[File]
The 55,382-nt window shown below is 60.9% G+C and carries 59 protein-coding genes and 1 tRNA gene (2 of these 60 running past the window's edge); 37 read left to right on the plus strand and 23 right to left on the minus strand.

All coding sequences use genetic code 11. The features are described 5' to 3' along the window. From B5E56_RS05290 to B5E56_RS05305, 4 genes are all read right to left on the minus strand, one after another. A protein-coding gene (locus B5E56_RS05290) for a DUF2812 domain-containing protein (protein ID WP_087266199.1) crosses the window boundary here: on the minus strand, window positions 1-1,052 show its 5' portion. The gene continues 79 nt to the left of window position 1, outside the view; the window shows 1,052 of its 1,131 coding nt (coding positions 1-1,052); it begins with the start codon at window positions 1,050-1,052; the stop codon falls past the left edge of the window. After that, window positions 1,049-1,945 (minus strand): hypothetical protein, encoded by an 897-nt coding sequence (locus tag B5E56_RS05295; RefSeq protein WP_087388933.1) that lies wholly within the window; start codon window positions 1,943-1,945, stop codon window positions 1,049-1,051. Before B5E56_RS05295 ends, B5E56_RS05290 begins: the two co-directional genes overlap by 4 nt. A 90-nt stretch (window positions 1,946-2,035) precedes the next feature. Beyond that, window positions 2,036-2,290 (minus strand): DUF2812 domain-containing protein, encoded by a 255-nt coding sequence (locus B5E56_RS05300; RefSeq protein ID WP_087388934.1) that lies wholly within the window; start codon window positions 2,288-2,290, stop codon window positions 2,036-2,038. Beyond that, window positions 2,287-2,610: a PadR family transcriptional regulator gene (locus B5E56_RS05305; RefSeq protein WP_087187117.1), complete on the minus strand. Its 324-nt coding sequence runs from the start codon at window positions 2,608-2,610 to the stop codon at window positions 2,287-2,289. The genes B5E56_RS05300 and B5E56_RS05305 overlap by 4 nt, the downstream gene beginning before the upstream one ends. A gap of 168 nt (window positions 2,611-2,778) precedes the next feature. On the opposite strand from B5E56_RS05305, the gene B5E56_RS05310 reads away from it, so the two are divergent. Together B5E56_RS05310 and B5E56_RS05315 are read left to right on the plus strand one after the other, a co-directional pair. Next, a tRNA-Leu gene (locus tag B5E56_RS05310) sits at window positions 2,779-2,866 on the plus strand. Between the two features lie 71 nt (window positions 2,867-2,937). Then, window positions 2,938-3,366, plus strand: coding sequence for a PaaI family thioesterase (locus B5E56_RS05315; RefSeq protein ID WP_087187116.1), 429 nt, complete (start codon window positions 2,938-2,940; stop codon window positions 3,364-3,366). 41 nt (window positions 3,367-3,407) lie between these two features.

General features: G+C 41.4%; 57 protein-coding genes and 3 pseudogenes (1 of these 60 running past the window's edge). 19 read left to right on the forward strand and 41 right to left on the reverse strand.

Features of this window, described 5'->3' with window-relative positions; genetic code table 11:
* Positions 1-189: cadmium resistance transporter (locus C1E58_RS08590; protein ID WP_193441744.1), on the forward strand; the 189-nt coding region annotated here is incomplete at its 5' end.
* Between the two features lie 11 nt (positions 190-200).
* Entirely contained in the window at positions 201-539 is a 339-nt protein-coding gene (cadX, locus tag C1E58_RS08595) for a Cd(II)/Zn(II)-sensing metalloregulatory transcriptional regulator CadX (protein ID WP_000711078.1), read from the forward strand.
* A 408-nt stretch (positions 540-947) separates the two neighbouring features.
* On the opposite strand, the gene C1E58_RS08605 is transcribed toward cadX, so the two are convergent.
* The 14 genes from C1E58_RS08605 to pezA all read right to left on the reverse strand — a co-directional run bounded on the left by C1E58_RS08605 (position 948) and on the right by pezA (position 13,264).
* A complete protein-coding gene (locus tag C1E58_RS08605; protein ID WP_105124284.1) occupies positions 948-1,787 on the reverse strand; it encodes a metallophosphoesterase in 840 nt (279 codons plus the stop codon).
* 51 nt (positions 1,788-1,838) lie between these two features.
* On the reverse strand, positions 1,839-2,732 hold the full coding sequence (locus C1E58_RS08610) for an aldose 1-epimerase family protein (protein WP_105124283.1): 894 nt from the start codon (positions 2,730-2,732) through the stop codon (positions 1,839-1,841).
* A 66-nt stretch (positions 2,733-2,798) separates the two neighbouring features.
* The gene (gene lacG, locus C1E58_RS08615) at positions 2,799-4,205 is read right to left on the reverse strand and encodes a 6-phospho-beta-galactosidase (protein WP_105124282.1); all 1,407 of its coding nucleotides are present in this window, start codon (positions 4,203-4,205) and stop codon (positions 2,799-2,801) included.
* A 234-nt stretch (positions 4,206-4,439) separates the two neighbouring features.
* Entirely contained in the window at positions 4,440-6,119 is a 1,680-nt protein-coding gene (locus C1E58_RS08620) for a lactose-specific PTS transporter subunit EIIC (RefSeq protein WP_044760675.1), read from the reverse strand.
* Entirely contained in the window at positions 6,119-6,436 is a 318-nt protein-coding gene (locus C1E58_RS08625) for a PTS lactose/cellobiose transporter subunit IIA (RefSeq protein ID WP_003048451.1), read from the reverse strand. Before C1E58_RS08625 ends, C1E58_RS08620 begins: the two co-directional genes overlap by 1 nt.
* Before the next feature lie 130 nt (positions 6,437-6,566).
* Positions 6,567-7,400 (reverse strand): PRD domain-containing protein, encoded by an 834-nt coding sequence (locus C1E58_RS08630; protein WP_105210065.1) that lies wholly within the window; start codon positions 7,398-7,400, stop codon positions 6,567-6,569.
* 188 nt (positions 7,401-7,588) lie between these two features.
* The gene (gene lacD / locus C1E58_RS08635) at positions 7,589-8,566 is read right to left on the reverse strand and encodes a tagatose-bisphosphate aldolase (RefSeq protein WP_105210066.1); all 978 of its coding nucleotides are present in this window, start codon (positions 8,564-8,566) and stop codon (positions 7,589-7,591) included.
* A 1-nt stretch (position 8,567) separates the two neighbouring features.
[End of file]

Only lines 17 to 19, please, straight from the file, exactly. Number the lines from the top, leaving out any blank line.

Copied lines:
* Entirely contained in the window at positions 4,440-6,119 is a 1,680-nt protein-coding gene (locus C1E58_RS08620) for a lactose-specific PTS transporter subunit EIIC (RefSeq protein WP_044760675.1), read from the reverse strand.
* Entirely contained in the window at positions 6,119-6,436 is a 318-nt protein-coding gene (locus C1E58_RS08625) for a PTS lactose/cellobiose transporter subunit IIA (RefSeq protein ID WP_003048451.1), read from the reverse strand. Before C1E58_RS08625 ends, C1E58_RS08620 begins: the two co-directional genes overlap by 1 nt.
* Before the next feature lie 130 nt (positions 6,437-6,566).